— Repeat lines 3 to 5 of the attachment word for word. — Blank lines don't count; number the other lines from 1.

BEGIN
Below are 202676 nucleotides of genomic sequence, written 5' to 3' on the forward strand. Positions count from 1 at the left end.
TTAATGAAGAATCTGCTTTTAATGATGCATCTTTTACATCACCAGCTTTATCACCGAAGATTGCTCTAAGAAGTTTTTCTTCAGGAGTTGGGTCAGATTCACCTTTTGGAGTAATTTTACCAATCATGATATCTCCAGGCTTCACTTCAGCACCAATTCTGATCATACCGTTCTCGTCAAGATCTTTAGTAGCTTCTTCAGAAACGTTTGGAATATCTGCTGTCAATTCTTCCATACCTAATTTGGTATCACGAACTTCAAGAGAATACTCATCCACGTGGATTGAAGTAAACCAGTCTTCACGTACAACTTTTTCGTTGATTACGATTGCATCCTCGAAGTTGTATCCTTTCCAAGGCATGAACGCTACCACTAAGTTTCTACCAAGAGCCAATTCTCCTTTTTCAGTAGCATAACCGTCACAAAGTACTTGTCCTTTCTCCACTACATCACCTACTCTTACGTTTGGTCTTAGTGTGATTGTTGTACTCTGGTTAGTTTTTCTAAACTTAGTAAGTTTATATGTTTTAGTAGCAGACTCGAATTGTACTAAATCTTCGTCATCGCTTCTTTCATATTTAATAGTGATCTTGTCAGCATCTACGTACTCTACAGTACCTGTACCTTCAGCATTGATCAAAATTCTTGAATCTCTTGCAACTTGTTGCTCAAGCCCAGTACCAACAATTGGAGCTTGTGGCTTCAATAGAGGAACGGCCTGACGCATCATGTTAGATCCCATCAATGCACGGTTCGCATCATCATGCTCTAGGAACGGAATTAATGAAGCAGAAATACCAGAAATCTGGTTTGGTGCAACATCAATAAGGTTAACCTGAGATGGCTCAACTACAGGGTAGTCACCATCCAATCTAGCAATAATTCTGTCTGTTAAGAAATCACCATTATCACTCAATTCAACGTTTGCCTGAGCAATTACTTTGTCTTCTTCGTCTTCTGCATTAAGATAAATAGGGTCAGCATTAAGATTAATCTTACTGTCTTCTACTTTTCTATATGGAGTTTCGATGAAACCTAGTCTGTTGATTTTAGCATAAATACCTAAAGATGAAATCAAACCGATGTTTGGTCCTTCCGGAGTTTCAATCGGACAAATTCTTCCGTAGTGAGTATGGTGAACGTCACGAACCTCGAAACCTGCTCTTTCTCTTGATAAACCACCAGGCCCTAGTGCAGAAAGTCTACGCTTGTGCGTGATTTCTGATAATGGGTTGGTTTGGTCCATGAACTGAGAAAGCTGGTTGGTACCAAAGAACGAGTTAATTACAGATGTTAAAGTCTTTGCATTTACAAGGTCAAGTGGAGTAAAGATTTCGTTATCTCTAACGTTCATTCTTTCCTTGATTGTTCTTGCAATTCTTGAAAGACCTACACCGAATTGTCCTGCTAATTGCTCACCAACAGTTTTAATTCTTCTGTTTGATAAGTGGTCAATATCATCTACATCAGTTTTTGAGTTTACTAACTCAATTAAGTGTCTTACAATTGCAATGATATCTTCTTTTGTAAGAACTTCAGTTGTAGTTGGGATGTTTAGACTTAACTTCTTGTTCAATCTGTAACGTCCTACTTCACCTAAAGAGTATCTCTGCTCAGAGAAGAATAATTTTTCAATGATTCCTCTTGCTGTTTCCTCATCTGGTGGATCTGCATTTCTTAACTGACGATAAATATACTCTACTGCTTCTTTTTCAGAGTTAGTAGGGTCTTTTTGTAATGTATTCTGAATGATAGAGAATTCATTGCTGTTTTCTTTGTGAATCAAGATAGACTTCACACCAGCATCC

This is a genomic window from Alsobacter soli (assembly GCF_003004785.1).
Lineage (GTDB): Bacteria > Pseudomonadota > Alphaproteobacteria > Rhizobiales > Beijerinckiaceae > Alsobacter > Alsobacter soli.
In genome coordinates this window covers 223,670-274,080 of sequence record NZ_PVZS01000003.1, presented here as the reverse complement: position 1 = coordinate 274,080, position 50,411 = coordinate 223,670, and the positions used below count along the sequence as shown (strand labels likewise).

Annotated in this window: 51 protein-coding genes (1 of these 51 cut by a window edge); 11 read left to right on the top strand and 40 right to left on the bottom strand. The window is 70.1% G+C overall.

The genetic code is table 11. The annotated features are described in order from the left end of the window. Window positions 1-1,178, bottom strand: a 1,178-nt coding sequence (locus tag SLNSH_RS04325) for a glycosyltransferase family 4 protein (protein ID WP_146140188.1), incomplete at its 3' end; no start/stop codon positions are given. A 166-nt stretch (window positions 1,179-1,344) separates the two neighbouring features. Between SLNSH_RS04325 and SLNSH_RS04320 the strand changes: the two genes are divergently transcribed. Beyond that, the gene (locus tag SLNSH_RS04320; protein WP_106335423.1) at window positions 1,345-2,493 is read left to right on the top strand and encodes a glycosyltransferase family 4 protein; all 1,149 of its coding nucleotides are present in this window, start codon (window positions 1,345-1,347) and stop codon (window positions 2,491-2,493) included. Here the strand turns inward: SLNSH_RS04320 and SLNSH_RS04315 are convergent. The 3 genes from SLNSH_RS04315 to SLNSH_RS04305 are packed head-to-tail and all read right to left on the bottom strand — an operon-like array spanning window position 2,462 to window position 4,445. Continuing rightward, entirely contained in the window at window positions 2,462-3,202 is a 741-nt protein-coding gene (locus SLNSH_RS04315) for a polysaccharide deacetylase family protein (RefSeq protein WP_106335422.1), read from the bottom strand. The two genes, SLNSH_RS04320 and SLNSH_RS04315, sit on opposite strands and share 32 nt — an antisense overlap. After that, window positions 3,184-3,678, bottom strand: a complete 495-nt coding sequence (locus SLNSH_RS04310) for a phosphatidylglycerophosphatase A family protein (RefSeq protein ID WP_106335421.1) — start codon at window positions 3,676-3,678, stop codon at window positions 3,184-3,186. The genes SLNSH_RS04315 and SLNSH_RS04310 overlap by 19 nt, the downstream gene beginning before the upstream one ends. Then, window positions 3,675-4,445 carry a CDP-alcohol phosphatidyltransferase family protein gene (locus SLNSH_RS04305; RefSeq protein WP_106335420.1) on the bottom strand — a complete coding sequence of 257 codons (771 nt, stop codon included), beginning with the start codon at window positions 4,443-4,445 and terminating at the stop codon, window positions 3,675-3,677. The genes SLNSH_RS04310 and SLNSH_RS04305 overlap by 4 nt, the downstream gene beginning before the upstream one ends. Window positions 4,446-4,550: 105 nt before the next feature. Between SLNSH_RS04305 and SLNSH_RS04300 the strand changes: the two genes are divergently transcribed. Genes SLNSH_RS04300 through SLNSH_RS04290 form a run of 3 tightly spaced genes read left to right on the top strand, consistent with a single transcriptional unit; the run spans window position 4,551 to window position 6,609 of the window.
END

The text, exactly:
This is a genomic window from Alsobacter soli (assembly GCF_003004785.1).
Lineage (GTDB): Bacteria > Pseudomonadota > Alphaproteobacteria > Rhizobiales > Beijerinckiaceae > Alsobacter > Alsobacter soli.
In genome coordinates this window covers 223,670-274,080 of sequence record NZ_PVZS01000003.1, presented here as the reverse complement: position 1 = coordinate 274,080, position 50,411 = coordinate 223,670, and the positions used below count along the sequence as shown (strand labels likewise).